At the tail end of the 20th century, two psychologists published a study outlining a phenomenon they’d observed while examining human behavior and discovered that people who are objectively bad at certain tasks have an uncanny tendency to convince themselves they’re far more competent than reality would reflect.
In the paper, the duo used a man who covered himself in lemon juice before robbing a bank because he figured a substance that’s used to make invisible ink could also make him invisible to cameras in order to illustrate what was dubbed the “Dunning–Kruger effect.” However, if you’re looking for other examples, all you really have to do is hop on Facebook and scroll for about 17 seconds until you find one.
Socrates is often credited with suggesting the only people who possess true wisdom are those who know that they know nothing at all, and while some scholars dispute whether or not he can actually be credited with coining that definition, I personally think it’s a pretty solid axiom regardless of who said it.
Sadly, the world is teeming with people who absolutely loathe any type of information that challenges the worldview they’ve constructed for themselves who will do anything and everything in their power to find ways to debunk whatever inconvenient truth threatens to shatter their precious reality.
A sizable chunk of those people would also probably tell you the Dunning–Kruger effect isn’t real because preserving their beliefs often requires them to have an inherent distrust of anyone who’s dubbed an expert on a particular subject. As a result, we live in a time where people are more than happy to ignore what the world’s foremost experts have to say if they’re able to find a Blogspot post from 2014 that argues otherwise.
In recent weeks, this willful ignorance has led to thousands of people gathering in public because they’re angry at medical experts who’ve had the nerve to suggest that might not be the best thing to do in the middle of a pandemic caused by a highly contagious and untreatable disease.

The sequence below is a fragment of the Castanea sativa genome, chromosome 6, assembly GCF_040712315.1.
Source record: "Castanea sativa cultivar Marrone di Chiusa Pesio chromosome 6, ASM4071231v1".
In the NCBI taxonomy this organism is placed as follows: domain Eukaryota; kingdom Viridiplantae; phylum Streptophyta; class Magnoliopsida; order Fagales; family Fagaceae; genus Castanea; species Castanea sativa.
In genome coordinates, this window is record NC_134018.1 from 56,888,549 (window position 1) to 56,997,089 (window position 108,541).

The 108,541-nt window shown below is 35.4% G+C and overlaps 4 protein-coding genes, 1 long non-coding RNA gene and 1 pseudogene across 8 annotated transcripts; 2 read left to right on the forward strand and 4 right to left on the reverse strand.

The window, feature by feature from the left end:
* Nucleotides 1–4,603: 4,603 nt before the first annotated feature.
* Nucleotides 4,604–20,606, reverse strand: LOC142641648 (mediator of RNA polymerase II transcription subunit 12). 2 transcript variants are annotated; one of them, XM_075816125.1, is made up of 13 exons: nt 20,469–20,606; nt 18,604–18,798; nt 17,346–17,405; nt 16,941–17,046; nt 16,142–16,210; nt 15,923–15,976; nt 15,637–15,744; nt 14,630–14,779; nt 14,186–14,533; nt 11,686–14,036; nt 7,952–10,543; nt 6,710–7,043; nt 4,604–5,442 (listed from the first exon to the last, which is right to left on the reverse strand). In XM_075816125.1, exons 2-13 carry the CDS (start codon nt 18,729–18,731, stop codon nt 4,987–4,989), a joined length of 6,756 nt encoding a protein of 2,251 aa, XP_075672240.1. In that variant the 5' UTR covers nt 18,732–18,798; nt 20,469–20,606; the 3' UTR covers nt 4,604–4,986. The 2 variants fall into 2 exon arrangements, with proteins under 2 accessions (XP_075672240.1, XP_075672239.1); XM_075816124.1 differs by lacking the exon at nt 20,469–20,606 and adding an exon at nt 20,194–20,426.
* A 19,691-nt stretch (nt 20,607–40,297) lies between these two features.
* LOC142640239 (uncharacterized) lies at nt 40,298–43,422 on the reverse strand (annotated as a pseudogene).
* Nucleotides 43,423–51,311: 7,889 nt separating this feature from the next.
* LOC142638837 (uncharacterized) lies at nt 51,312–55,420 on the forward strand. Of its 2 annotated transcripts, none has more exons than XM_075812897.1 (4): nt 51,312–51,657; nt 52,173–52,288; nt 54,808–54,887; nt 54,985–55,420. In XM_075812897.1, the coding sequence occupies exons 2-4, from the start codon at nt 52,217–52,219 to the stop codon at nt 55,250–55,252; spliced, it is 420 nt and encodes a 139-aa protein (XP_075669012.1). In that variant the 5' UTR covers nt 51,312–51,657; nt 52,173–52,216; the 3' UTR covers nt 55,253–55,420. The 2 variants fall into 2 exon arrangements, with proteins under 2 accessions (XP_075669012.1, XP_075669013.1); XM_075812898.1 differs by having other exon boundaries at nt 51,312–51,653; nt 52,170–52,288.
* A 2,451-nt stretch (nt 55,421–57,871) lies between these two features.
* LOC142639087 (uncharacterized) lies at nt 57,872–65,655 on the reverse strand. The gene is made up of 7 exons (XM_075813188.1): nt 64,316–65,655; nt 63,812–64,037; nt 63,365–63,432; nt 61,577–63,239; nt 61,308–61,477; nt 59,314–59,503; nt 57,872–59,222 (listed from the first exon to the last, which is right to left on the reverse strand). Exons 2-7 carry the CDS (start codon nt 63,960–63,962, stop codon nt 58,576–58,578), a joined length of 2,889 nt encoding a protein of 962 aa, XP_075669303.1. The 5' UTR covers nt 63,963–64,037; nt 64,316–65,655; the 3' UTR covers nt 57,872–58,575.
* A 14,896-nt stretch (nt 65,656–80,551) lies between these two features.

Those same experts have also suggested there’s a good chance the world may not be able to get back to normal until a vaccine for COVID-19 is developed and a recent study showed the majority of sports fans would be hesitant to surround themselves with other spectators without being inoculated.
Leagues are also grappling with this issue as they attempt to figure out how to safely hold events but one sport could be without one of its biggest stars even if a cure is developed, as The New York Post reports Novak Djokovic recently revealed he’d have to think long and hard about playing again it meant he was required to get a vaccine because he is “opposed” to them.
I cannot wait to see the angry messages I’ll get by saying anti-vaxxers are a special kind of stupid and it appears Djokovic falls into that category, as he revealed he’s apparently one of those people who would be fine with polio making a comeback while chatting with other Serbian athletes on Facebook.
The top-ranked player in tennis implied he might not play if it meant he’d have to get a shot first, saying:
“I will have to make a decision. I have my own thoughts about the matter and whether those thoughts will change at some point, I don’t know.
Hypothetically, if the season was to resume in July, August or September, though unlikely, I understand that a vaccine will become a requirement straight after we are out of strict quarantine and there is no vaccine yet.”
I normally avoid telling athletes to stick to sports but he might want to take that into consideration.